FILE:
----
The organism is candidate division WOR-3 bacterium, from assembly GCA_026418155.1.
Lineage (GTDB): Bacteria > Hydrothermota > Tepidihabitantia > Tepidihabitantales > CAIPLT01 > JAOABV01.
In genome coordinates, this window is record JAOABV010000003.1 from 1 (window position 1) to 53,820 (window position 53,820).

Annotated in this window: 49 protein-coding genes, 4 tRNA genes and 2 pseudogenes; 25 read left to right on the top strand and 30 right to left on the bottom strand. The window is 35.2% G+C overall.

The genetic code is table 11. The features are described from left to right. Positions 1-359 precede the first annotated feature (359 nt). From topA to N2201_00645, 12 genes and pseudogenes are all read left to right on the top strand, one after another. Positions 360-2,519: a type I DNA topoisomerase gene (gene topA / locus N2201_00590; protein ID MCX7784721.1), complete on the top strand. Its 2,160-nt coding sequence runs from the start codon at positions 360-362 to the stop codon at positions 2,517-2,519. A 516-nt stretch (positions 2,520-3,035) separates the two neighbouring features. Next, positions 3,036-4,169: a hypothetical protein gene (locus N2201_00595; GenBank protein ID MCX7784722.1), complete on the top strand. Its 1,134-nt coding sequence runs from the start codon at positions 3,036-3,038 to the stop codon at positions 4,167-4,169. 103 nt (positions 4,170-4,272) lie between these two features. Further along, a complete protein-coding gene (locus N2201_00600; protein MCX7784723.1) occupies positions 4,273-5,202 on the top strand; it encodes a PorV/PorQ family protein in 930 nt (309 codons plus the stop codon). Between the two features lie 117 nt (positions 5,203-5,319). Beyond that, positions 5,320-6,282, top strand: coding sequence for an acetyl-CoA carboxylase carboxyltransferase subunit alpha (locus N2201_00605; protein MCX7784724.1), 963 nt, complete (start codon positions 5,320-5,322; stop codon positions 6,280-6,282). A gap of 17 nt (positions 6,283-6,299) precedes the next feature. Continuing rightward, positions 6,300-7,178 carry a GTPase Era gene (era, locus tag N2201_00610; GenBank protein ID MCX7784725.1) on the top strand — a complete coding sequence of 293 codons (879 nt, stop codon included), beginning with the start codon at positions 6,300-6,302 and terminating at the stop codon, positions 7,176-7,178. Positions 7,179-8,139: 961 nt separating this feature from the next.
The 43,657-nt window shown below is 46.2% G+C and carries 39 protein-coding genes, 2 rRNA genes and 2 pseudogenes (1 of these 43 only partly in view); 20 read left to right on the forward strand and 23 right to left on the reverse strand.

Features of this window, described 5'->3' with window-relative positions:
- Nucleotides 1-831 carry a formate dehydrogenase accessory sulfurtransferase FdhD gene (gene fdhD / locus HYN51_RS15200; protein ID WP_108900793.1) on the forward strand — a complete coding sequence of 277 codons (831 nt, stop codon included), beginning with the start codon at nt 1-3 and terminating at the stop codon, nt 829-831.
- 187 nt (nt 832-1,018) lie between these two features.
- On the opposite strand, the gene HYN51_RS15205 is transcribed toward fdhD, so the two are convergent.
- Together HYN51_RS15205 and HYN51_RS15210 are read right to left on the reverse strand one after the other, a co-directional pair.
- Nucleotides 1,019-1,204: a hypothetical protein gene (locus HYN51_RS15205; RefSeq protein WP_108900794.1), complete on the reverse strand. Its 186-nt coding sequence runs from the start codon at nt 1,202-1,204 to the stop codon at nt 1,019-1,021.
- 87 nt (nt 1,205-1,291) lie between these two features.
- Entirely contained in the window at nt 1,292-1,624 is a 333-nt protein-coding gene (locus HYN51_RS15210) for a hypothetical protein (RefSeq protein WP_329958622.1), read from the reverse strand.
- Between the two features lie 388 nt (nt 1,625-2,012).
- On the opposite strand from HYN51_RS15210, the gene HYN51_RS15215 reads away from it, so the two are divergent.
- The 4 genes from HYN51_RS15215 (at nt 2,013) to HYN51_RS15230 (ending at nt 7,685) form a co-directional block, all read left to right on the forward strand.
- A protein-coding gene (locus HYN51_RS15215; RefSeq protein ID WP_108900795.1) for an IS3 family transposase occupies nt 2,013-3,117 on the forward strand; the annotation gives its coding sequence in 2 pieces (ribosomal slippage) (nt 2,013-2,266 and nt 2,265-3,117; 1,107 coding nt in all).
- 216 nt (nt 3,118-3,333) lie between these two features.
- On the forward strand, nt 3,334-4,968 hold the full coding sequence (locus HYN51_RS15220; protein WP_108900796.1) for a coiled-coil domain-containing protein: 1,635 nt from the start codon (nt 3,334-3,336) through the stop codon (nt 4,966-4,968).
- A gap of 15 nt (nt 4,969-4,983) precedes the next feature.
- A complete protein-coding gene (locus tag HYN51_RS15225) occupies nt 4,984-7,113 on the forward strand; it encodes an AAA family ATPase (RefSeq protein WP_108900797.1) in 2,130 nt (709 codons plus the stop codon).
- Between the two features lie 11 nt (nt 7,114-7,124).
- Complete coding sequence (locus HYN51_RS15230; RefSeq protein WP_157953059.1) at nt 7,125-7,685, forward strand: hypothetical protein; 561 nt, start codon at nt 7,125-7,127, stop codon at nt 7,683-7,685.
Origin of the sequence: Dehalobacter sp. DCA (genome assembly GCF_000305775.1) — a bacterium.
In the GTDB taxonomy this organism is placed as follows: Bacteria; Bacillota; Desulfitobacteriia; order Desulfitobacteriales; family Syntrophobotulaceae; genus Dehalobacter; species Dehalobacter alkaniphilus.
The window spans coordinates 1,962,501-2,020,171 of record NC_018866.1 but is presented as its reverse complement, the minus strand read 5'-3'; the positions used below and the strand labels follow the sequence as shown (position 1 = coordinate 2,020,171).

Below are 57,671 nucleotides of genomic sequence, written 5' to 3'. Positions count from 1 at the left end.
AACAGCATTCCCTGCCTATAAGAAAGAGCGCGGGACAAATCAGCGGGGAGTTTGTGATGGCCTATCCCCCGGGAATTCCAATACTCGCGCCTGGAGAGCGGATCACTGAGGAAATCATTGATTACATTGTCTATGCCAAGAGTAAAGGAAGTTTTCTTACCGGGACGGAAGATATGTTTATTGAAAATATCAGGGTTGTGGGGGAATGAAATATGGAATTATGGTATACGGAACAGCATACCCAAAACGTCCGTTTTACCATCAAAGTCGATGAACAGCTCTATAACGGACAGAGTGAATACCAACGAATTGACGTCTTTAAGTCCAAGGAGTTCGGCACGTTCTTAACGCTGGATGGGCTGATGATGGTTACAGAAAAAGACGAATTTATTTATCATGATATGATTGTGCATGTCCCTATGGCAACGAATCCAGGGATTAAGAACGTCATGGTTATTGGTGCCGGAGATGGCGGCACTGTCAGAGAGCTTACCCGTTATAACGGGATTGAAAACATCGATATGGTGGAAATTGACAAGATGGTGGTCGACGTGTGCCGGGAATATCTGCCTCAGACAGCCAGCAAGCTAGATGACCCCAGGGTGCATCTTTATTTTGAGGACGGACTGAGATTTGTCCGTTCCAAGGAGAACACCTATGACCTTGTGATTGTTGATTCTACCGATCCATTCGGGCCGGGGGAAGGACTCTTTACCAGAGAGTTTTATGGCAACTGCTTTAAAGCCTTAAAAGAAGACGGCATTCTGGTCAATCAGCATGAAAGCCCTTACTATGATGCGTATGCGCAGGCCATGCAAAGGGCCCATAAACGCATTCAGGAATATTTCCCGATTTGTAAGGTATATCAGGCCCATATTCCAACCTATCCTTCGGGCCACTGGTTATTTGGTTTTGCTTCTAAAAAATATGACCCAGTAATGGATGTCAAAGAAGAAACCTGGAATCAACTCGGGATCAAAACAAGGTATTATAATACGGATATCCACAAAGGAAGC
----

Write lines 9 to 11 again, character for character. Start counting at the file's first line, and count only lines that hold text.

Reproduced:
- 187 nt (nt 832-1,018) lie between these two features.
- On the opposite strand, the gene HYN51_RS15205 is transcribed toward fdhD, so the two are convergent.
- Together HYN51_RS15205 and HYN51_RS15210 are read right to left on the reverse strand one after the other, a co-directional pair.